The Impact of an Educational Intervention on Distracted Driving Knowledge, Attitudes, and Behaviors Among College Students

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Journal of Community Health

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Distracted driving indiscriminately kills nearly 3500 people each year with young adults having greater risks associated with this phenomenon. Prevention programs targeting the distracted driving habits of young adults are necessary to ameliorate the high costs, both in dollars and in lives, associated with this behavior. Few health education and prevention programs have been assessed for their effectiveness in changing knowledge, attitudes, and behaviors related to distracted driving. This study explores a distracted driving intervention among undergraduate students enrolled in an introductory public health course. A quasi-experimental study design was used to compare the pre- and post-data of the group receiving 5-weeks of a distracted driving intervention to a control group. Questionnaires were administered to both groups prior to and 2 weeks following the intervention to assess changes in knowledge, attitudes, and behaviors related to distracted driving. A Difference-in-Difference technique showed significant changes in knowledge (β = 0.40, p = 0.03) and total scores (β = 2.48, p = 0.04) in the intervention (n = 97) compared to the control (n = 131). T-tests examining pre- and post-scores for individual behaviors showed the intervention group displayed positive changes for some behaviors (talking, texting, cellphone use, grooming) compared to the control. The results support the impact that a classroom-based distracted driving intervention can have on undergraduate college students. Implications for this type of health education program may lead to improvements in distracted driving attitudes and behavior among this age-group.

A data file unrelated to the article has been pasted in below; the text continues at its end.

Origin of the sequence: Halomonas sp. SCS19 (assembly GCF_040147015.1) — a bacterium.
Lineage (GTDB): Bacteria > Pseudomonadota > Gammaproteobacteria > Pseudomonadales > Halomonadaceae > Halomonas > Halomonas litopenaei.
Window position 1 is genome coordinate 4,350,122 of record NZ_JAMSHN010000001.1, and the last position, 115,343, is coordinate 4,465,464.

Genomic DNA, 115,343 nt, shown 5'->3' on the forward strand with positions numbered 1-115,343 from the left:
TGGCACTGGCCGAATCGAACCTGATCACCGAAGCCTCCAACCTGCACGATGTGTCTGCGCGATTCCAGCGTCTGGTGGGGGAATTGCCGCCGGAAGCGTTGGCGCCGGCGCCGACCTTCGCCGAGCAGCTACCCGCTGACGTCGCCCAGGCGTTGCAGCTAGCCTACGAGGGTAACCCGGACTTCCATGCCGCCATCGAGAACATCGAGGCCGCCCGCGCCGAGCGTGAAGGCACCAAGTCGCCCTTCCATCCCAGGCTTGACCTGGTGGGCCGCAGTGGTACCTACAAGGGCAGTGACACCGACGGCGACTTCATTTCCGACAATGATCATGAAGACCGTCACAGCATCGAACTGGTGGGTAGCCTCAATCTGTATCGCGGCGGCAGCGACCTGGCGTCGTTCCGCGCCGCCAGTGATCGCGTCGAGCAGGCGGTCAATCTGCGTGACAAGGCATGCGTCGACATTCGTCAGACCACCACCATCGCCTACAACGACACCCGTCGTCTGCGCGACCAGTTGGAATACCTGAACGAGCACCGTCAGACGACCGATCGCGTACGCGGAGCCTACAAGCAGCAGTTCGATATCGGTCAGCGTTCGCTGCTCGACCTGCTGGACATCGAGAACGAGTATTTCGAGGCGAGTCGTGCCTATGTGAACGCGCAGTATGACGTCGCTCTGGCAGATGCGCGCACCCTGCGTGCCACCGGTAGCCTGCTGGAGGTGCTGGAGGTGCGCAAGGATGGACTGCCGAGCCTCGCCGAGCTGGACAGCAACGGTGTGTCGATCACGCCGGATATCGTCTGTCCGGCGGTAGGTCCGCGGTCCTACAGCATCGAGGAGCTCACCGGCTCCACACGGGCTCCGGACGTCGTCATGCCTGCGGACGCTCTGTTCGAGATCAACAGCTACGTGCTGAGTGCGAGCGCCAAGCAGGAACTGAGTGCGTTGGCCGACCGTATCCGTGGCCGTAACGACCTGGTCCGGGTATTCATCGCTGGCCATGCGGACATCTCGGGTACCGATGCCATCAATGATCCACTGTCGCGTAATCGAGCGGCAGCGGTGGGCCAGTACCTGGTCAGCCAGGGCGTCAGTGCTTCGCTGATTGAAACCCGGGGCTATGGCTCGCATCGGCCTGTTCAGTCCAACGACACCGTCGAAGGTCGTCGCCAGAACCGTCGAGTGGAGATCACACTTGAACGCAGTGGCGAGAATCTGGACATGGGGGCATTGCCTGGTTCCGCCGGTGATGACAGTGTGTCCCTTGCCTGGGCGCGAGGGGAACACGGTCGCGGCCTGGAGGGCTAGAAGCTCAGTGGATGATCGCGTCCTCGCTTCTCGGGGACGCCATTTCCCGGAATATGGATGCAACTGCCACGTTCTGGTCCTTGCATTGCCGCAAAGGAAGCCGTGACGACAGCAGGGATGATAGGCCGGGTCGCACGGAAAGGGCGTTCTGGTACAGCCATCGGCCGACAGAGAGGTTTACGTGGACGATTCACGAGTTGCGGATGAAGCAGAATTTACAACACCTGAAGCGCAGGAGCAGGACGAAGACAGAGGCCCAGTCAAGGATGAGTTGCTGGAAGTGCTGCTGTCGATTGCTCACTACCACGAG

Public Health Education and Promotion



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